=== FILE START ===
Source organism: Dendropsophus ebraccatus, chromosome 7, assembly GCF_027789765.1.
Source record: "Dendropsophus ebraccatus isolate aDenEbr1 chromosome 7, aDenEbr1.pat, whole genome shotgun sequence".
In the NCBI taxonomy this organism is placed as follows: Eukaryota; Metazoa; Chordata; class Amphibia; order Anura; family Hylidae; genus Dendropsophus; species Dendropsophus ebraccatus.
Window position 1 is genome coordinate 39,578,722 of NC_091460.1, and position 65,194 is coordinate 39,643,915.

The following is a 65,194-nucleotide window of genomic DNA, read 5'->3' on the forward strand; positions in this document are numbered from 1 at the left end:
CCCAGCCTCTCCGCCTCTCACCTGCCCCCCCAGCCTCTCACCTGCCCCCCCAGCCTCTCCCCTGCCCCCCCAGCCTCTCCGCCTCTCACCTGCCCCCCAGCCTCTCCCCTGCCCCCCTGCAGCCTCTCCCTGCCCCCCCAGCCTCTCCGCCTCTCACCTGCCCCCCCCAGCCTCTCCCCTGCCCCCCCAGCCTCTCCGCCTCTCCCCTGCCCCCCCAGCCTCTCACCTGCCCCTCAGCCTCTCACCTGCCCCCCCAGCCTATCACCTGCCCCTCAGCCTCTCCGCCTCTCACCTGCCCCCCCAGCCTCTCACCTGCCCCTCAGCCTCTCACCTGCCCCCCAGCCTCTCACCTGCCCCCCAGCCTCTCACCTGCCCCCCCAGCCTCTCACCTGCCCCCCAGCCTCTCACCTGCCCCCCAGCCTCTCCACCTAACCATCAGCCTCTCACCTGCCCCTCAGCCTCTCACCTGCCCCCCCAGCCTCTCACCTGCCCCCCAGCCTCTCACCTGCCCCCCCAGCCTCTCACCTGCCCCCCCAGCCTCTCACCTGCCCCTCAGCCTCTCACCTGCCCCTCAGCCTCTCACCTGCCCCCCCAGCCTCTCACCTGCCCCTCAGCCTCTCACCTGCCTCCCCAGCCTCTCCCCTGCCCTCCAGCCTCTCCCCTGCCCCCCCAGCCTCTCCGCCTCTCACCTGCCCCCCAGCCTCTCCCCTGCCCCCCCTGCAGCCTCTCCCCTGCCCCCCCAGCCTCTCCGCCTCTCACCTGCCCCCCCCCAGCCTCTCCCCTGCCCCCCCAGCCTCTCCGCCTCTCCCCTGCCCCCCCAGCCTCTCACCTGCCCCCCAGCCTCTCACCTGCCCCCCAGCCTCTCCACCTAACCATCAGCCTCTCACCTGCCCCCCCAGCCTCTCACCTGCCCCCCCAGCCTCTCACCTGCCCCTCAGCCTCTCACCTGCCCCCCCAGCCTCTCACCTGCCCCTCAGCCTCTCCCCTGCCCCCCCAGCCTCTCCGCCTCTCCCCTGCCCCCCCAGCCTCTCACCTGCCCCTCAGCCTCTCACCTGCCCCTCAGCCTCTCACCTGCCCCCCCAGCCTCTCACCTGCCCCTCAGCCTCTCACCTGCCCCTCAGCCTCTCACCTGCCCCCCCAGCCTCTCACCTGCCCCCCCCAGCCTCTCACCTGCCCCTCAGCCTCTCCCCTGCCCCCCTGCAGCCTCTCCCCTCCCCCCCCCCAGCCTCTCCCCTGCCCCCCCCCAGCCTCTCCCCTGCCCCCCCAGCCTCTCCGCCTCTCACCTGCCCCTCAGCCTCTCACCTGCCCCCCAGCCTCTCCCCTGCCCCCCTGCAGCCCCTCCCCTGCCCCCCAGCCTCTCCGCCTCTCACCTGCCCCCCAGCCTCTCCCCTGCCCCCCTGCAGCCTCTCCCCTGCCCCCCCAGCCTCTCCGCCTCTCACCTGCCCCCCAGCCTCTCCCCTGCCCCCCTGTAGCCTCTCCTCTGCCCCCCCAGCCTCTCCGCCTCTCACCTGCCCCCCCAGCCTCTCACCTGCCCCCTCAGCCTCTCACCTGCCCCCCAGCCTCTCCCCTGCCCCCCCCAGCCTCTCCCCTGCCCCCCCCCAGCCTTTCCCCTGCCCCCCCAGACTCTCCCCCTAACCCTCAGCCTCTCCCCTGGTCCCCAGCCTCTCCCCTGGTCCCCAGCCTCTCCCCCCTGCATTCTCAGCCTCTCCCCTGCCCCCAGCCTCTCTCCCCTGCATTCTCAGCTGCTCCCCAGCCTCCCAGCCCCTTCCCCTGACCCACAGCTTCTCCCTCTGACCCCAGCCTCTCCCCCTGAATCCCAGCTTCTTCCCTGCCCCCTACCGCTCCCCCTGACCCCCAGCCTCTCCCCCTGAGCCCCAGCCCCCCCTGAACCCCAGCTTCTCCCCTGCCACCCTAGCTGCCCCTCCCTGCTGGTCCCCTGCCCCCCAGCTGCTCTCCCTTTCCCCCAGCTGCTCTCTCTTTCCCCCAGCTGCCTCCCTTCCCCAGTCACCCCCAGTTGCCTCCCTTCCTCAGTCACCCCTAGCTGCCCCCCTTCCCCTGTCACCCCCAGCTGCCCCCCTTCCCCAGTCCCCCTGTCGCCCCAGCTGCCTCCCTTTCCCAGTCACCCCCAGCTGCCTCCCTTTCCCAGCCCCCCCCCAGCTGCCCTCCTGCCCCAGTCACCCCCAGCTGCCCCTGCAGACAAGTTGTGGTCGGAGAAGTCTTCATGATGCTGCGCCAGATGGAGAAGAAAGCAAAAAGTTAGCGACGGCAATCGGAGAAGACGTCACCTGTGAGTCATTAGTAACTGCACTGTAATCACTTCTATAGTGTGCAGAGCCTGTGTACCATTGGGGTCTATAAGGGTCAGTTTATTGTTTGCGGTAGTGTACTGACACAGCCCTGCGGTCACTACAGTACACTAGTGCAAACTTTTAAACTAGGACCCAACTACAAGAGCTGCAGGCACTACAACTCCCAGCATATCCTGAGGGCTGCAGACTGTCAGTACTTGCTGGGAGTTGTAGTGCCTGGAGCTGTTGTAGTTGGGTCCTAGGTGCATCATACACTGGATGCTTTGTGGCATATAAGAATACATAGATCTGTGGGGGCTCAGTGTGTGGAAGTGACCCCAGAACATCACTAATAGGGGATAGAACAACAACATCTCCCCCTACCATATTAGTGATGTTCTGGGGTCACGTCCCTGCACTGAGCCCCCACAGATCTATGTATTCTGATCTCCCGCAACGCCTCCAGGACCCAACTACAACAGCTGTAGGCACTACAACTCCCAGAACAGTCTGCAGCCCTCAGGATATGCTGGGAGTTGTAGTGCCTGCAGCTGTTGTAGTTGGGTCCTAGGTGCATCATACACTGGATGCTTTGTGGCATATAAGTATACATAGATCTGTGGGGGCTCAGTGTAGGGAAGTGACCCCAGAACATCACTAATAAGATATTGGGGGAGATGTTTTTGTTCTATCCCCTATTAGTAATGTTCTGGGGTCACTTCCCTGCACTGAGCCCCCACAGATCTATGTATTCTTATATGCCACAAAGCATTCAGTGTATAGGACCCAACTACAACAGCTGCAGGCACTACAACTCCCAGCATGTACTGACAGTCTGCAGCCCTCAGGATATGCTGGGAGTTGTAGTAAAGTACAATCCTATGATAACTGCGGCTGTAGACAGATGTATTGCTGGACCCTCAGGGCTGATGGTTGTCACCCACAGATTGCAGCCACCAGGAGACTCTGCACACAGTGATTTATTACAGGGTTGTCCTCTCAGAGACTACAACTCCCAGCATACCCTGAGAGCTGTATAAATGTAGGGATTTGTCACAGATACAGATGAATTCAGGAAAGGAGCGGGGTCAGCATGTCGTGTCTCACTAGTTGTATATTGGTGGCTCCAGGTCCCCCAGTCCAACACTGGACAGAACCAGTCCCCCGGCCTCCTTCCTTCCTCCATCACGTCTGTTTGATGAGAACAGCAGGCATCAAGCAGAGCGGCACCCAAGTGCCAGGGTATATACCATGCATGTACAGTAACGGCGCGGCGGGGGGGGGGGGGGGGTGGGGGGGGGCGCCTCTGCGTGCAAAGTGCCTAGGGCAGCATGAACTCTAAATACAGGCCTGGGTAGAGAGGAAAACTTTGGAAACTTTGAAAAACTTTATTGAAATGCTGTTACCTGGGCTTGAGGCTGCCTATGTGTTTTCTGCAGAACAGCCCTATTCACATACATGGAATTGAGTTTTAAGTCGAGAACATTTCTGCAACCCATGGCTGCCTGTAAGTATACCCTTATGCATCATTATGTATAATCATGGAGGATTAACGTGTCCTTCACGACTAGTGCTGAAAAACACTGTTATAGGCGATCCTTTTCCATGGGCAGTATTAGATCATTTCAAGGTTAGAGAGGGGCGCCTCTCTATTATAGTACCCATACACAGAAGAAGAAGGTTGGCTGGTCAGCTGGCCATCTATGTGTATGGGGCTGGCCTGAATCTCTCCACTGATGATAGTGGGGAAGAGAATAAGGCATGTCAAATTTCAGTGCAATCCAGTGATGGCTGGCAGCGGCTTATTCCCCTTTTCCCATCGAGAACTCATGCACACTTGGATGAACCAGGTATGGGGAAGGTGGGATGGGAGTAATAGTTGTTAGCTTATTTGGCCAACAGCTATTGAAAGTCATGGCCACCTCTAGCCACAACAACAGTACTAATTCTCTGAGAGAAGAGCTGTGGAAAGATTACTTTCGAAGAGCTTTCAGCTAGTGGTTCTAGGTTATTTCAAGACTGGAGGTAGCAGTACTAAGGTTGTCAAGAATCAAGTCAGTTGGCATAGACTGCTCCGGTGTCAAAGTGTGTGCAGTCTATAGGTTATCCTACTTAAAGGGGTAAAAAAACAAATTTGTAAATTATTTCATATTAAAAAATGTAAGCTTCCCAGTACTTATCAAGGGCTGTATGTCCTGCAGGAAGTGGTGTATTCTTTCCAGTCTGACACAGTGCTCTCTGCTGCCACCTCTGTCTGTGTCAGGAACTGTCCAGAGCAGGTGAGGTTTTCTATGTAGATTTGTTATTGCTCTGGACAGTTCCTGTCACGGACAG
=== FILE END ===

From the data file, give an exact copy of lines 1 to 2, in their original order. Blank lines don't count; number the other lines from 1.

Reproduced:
Source organism: Dendropsophus ebraccatus, chromosome 7, assembly GCF_027789765.1.
Source record: "Dendropsophus ebraccatus isolate aDenEbr1 chromosome 7, aDenEbr1.pat, whole genome shotgun sequence".